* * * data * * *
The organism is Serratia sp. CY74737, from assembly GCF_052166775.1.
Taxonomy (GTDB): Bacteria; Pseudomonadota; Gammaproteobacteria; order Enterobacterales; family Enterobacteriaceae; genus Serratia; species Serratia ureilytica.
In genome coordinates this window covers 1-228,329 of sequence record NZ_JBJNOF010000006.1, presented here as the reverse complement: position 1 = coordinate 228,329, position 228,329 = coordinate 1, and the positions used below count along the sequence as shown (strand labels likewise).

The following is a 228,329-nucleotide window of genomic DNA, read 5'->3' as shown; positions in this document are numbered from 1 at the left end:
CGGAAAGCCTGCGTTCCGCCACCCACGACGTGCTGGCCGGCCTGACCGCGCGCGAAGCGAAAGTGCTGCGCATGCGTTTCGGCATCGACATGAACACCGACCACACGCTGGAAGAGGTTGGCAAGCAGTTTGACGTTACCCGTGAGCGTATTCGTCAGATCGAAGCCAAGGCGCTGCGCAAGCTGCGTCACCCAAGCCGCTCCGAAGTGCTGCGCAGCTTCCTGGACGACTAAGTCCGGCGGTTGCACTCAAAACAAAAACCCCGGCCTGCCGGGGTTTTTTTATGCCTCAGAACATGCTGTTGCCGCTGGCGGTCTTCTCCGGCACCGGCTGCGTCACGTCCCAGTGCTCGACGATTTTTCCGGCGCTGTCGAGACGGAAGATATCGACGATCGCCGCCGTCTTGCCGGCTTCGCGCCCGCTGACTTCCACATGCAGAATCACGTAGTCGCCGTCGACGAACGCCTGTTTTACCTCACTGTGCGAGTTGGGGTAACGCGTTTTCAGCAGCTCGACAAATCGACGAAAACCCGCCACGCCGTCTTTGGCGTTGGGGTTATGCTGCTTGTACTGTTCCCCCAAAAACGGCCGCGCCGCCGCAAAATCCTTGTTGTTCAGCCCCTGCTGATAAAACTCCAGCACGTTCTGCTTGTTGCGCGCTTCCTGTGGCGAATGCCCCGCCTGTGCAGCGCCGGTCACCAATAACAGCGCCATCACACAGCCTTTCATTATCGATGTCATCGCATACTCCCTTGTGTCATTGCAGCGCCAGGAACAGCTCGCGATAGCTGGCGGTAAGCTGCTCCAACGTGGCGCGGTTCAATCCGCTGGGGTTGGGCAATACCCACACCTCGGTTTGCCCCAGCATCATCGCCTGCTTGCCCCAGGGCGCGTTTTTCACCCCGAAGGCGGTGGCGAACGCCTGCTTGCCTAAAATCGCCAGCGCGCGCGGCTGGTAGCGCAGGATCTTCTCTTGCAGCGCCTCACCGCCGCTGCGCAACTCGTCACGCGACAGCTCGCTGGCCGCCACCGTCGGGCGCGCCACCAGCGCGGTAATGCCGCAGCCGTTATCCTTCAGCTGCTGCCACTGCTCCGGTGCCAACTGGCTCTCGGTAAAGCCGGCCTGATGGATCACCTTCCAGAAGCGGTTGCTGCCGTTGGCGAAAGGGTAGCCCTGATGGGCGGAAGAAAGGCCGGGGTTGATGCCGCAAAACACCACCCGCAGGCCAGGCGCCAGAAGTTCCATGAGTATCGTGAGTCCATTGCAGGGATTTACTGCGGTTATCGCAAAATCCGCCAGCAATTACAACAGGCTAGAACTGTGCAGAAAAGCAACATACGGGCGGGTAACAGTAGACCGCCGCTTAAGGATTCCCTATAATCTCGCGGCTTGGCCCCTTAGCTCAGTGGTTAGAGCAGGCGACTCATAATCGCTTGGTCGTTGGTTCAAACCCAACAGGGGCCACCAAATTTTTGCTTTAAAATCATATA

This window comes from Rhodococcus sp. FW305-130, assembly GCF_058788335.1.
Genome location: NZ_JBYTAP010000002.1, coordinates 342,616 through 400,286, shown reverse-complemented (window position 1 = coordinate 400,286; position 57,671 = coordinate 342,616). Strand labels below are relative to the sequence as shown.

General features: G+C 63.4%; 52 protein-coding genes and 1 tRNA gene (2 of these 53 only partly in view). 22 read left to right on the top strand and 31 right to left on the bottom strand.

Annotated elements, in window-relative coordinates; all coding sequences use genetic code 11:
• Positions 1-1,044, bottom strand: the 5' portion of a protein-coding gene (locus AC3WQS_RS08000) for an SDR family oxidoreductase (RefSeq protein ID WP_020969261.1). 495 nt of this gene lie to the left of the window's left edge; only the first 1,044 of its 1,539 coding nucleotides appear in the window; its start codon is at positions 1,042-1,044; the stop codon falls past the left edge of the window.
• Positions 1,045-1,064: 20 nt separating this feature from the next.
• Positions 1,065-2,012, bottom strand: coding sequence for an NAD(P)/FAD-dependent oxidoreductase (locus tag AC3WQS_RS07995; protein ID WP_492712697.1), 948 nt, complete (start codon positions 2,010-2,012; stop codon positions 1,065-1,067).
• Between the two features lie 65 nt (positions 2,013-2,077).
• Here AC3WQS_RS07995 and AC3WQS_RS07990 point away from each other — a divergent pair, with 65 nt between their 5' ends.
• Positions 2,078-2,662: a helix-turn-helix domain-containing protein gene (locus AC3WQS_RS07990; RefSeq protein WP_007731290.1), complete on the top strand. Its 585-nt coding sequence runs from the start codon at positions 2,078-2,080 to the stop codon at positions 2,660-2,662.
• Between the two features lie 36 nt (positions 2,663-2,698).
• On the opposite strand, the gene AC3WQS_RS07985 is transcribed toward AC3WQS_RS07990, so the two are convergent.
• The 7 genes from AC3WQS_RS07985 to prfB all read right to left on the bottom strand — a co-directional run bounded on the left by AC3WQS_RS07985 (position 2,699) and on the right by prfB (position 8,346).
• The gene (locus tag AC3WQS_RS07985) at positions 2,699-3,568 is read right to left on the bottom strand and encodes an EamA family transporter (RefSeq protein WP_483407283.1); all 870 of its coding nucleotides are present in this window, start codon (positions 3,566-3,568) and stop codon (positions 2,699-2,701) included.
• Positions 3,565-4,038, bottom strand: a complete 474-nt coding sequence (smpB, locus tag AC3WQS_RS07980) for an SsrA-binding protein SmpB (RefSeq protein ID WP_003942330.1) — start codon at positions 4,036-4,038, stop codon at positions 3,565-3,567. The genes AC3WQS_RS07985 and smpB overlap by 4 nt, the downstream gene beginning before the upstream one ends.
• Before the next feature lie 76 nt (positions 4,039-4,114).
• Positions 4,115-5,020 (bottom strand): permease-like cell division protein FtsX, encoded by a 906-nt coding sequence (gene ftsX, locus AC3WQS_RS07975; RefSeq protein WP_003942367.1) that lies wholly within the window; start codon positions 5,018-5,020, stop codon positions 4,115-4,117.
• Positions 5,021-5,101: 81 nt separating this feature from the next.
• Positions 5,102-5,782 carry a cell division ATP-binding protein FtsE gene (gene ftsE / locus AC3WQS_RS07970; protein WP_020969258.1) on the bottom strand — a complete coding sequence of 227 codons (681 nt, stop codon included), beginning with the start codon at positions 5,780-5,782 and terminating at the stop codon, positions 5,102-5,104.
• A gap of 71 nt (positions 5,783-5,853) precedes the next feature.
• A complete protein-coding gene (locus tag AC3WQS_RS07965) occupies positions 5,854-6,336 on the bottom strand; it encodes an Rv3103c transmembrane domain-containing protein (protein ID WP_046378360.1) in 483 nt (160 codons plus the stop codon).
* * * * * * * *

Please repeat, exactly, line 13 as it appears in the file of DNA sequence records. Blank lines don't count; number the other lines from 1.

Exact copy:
• Between the two features lie 65 nt (positions 2,013-2,077).